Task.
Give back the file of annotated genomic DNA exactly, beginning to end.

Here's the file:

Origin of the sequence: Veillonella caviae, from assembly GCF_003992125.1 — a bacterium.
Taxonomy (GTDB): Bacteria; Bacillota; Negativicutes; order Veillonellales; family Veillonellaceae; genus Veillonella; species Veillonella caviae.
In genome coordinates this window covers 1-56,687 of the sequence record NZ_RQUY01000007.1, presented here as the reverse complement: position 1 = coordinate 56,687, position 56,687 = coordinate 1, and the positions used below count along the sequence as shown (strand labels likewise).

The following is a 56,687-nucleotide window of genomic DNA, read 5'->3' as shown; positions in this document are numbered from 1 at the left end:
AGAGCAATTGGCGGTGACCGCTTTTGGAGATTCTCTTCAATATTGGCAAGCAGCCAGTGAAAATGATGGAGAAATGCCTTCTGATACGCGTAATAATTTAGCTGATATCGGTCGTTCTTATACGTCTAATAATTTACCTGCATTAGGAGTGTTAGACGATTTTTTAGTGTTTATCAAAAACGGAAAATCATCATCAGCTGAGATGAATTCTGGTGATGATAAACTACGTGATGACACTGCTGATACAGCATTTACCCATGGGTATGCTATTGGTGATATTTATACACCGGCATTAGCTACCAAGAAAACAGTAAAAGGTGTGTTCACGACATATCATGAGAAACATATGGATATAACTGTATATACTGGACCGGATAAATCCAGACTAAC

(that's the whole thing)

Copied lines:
Origin of the sequence: Veillonella caviae, from assembly GCF_003992125.1 — a bacterium.
Taxonomy (GTDB): Bacteria; Bacillota; Negativicutes; order Veillonellales; family Veillonellaceae; genus Veillonella; species Veillonella caviae.
In genome coordinates this window covers 1-56,687 of the sequence record NZ_RQUY01000007.1, presented here as the reverse complement: position 1 = coordinate 56,687, position 56,687 = coordinate 1, and the positions used below count along the sequence as shown (strand labels likewise).

The following is a 56,687-nucleotide window of genomic DNA, read 5'->3' as shown; positions in this document are numbered from 1 at the left end:
AGAGCAATTGGCGGTGACCGCTTTTGGAGATTCTCTTCAATATTGGCAAGCAGCCAGTGAAAATGATGGAGAAATGCCTTCTGATACGCGTAATAATTTAGCTGATATCGGTCGTTCTTATACGTCTAATAATTTACCTGCATTAGGAGTGTTAGACGATTTTTTAGTGTTTATCAAAAACGGAAAATCATCATCAGCTGAGATGAATTCTGGTGATGATAAACTACGTGATGACACTGCTGATACAGCATTTACCCATGGGTATGCTATTGGTGATATTTATACACCGGCATTAGCTACCAAGAAAACAGTAAAAGGTGTGTTCACGACATATCATGAGAAACATATGGATATAACTGTATATACTGGACCGGATAAATCCAGACTAAC